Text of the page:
Cops have killed well over 5,000 Americans since 9/11. Many of these killings have occurred during no-knock raids, which have risen by 4000% since the 1980s.
Iraqi insurgents, by comparison, have killed around 3,500 Americans in Iraq since 9/11 in Operation Iraqi “Freedom.”
It is not just Iraq. The number of Americans killed by police also now exceeds the number of Americans killed by Afghan insurgents.
Afghan insurgents have killed around 2,000 Americans in Afghanistan since 9/11 in Operation Enduring “Freedom.”
The police are getting paid with our money to go on shooting sprees and they are killing more of us than the terrorists from whom they “protect” us.
Domestic Enemies. Your local 'Law Enforcement Officers' are who you need to be worried about, not the .gov troops. At least not yet.
Where the U.S. saw 97 police shootings in a single month (March 2015), Australia saw 94 over the course of two decades (1992 to 2011). And where police in Finland fired a grand total of six bullets in 2013, police in Pasco, Washington, pumped nearly three times as many last February into a 35-year-old Mexican immigrant named Antonio Zambrano-Montes whom they accused of threatening them with a rock.
“Given these developments, it is almost impossible for many Americans not to feel like their government is targeting them.
“Given the racial disparities in our criminal justice system, it is impossible for African-Americans not to feel like their government is particularly targeting them." These are Senator Paul’s remarks.
The American police perform no positive function. They pose a much larger threat to citizens than do the criminals who operate without a police badge. Americans would be safer if the police forces were abolished.
Many innocent victims have become collateral damage in our pointless, destructive drug war.
Unfortunately, the right to defend one’s own home may be disappearing. America has become SWAT team happy. America has seen a disturbing trend towards militarization of its local civilian law enforcement, along with a dramatic and very disturbing rise in the use of paramilitary police units being used for routine police work. The most common use of SWAT teams today is to serve narcotics warrants, usually with forced, unannounced entry into the home. However, anyone can be SWAT-teamed, even those who default on their student loans have been SWAT-teamed.
Americans face a new crisis: police violence against citizens is escalating, blurring the line between criminal and public servant.
Escalating violence against American citizens by police has reached a bifurcation point; Americans are feeling the heat and are beginning to realize something must be done to deescalate police or soon America will join the ranks of hell holes of police crime and violence like Mexico, Haiti, Russia, Uzbekistan and elsewhere where police are independent gangs, violent and undisciplined and devolving into something closer to pirates - stealing property directly from their victims.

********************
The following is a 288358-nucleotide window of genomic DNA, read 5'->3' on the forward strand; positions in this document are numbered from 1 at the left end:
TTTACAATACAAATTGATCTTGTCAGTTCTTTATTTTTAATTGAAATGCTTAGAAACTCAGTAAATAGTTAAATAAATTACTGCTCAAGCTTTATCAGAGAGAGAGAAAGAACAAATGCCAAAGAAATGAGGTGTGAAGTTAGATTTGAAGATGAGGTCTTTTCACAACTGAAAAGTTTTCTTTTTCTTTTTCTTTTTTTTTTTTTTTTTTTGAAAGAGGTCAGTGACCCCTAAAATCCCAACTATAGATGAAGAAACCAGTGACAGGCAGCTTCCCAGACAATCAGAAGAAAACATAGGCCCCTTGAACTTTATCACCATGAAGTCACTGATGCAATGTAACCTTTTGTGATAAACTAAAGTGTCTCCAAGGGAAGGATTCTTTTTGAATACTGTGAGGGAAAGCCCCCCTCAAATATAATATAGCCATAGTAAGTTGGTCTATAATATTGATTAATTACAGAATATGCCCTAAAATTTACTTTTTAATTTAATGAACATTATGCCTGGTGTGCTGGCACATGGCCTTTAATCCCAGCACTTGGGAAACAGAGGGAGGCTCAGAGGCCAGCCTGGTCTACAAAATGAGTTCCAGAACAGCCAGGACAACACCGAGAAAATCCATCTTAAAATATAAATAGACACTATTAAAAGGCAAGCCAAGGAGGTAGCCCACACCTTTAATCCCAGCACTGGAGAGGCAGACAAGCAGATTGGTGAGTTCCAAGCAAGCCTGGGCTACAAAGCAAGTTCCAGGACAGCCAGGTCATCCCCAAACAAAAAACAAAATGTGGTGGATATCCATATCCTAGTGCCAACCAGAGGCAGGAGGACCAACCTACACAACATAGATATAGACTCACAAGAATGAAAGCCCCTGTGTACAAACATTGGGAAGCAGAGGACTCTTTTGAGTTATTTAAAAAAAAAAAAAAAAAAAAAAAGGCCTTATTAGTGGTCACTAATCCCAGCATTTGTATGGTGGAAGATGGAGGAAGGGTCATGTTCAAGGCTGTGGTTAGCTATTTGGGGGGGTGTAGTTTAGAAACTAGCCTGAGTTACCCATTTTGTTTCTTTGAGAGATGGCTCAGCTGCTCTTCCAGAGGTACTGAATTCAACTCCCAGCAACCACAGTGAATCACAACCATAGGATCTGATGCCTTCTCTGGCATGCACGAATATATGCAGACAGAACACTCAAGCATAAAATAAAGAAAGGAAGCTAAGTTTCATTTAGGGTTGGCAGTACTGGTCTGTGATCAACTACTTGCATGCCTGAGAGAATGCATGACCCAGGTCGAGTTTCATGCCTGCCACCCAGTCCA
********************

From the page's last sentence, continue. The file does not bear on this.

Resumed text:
Horror stories of police murdering, beating, raping and plundering citizens are daily news in a cities large and small. One city, Albuquerque, NM is now murdering more people per capita than NYPD during arrests, yet NYC is 14 times more populated.
The Free Thought Project has compiled a list of 7 examples that shows why comparing police to ISIS is not so crazy. In fact, it proves that police are far more dangerous to Americans, and our freedoms than any terrorist group on earth.
Criminal justice professor and former Baltimore police officer Peter Moskos said the family was wrong to call the police. While many think officers play a role in community affairs, Moskos says police view their jobs otherwise. “This idea that cops are always at your beck and call is the basis of the 911 system and it doesn’t work,” Moskos said. “When you call the police, you have to remember what cops do is arrest people. If you don’t want to be arrested, you probably shouldn’t call the police.”
Or if you don’t want someone to die. Several other recent incidents involved calls to police to calm down a mentally ill relative, and to report a suspicious person who turned out to be seeking help for a car accident. Kyle Kazan, a former police officer in Los Angeles County, said shootings in these sorts of circumstances are “not uncommon,” because when the cops show up, “they don’t know why this person is acting up.”
The release on Wednesday of video of the killing of Dylan Noble, a 19-year-old shot at a gas station in Fresno on 25 June, occurred just hours after the police department told the Guardian it would not release the footage.
Officers privately showed the video to Noble’s family last Friday but had initially refused to release the video to the public until the investigation was complete.
“They just wanted to shoot him,” said Darren Noble, Dylan’s father, after watching the footage. “They’re just trigger-happy.”
After watching the footage, Noble’s family launched legal action against the city alleging that the shooting was “an inexcusable use of excessive force”.
According to the Fresno police department’s account of the shooting, officers pulled Noble over while investigating reports of a man carrying a rifle at around 3.20pm.
Police claim that the officers believed Noble had a gun, though they later learned he had no weapons on him or in his pickup truck.